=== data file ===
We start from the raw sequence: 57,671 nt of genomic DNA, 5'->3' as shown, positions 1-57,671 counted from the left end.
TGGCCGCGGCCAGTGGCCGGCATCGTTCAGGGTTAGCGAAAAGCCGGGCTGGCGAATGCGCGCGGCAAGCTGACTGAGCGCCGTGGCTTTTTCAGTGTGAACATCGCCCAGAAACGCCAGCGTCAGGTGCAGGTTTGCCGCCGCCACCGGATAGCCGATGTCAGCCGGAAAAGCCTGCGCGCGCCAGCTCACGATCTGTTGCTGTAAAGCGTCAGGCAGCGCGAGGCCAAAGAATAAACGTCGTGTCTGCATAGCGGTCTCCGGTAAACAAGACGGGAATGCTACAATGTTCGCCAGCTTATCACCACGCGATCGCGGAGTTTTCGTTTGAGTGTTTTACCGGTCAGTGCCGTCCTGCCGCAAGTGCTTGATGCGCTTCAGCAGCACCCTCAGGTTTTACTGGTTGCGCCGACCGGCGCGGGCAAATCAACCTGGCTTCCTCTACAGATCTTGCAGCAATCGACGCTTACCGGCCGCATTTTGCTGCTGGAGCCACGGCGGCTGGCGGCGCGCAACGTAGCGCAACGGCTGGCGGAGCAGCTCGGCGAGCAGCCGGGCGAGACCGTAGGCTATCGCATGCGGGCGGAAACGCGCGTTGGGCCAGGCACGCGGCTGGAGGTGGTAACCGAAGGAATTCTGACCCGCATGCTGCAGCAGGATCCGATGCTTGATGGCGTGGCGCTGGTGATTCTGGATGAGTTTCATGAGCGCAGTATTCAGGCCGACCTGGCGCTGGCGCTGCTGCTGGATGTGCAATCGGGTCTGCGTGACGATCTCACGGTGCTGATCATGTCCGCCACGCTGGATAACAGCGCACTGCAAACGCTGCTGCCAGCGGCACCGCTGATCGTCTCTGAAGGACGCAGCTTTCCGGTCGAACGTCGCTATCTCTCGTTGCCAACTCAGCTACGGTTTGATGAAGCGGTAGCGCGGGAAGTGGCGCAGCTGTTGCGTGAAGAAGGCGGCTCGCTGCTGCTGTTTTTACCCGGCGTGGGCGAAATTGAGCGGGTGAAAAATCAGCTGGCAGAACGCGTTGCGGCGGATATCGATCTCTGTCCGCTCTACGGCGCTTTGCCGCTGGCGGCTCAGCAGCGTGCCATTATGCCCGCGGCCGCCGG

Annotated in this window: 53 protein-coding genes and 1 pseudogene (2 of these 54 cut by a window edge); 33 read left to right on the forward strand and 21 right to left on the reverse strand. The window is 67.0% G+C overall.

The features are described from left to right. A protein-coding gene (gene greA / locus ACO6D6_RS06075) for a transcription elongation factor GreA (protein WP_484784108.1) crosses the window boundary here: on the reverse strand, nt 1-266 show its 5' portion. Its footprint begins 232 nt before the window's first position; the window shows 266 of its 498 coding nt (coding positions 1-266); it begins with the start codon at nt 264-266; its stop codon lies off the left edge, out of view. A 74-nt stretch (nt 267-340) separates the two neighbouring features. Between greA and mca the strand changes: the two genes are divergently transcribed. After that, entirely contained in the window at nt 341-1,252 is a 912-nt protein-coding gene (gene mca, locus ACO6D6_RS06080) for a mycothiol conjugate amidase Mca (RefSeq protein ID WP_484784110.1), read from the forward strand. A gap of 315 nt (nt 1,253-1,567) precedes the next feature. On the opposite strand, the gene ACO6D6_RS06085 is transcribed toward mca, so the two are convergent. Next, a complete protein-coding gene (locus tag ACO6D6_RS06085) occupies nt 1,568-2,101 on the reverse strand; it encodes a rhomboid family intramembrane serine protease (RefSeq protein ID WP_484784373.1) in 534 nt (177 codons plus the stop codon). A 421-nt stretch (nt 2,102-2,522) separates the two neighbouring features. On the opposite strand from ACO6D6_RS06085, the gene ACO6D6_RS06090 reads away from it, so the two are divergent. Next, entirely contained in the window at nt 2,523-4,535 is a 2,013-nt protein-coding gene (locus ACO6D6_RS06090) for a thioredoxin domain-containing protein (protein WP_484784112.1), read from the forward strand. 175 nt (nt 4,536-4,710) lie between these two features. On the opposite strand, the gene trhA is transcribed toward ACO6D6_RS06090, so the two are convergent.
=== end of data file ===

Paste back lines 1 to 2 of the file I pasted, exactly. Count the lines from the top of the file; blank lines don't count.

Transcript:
We start from the raw sequence: 57,671 nt of genomic DNA, 5'->3' as shown, positions 1-57,671 counted from the left end.
TGGCCGCGGCCAGTGGCCGGCATCGTTCAGGGTTAGCGAAAAGCCGGGCTGGCGAATGCGCGCGGCAAGCTGACTGAGCGCCGTGGCTTTTTCAGTGTGAACATCGCCCAGAAACGCCAGCGTCAGGTGCAGGTTTGCCGCCGCCACCGGATAGCCGATGTCAGCCGGAAAAGCCTGCGCGCGCCAGCTCACGATCTGTTGCTGTAAAGCGTCAGGCAGCGCGAGGCCAAAGAATAAACGTCGTGTCTGCATAGCGGTCTCCGGTAAACAAGACGGGAATGCTACAATGTTCGCCAGCTTATCACCACGCGATCGCGGAGTTTTCGTTTGAGTGTTTTACCGGTCAGTGCCGTCCTGCCGCAAGTGCTTGATGCGCTTCAGCAGCACCCTCAGGTTTTACTGGTTGCGCCGACCGGCGCGGGCAAATCAACCTGGCTTCCTCTACAGATCTTGCAGCAATCGACGCTTACCGGCCGCATTTTGCTGCTGGAGCCACGGCGGCTGGCGGCGCGCAACGTAGCGCAACGGCTGGCGGAGCAGCTCGGCGAGCAGCCGGGCGAGACCGTAGGCTATCGCATGCGGGCGGAAACGCGCGTTGGGCCAGGCACGCGGCTGGAGGTGGTAACCGAAGGAATTCTGACCCGCATGCTGCAGCAGGATCCGATGCTTGATGGCGTGGCGCTGGTGATTCTGGATGAGTTTCATGAGCGCAGTATTCAGGCCGACCTGGCGCTGGCGCTGCTGCTGGATGTGCAATCGGGTCTGCGTGACGATCTCACGGTGCTGATCATGTCCGCCACGCTGGATAACAGCGCACTGCAAACGCTGCTGCCAGCGGCACCGCTGATCGTCTCTGAAGGACGCAGCTTTCCGGTCGAACGTCGCTATCTCTCGTTGCCAACTCAGCTACGGTTTGATGAAGCGGTAGCGCGGGAAGTGGCGCAGCTGTTGCGTGAAGAAGGCGGCTCGCTGCTGCTGTTTTTACCCGGCGTGGGCGAAATTGAGCGGGTGAAAAATCAGCTGGCAGAACGCGTTGCGGCGGATATCGATCTCTGTCCGCTCTACGGCGCTTTGCCGCTGGCGGCTCAGCAGCGTGCCATTATGCCCGCGGCCGCCGG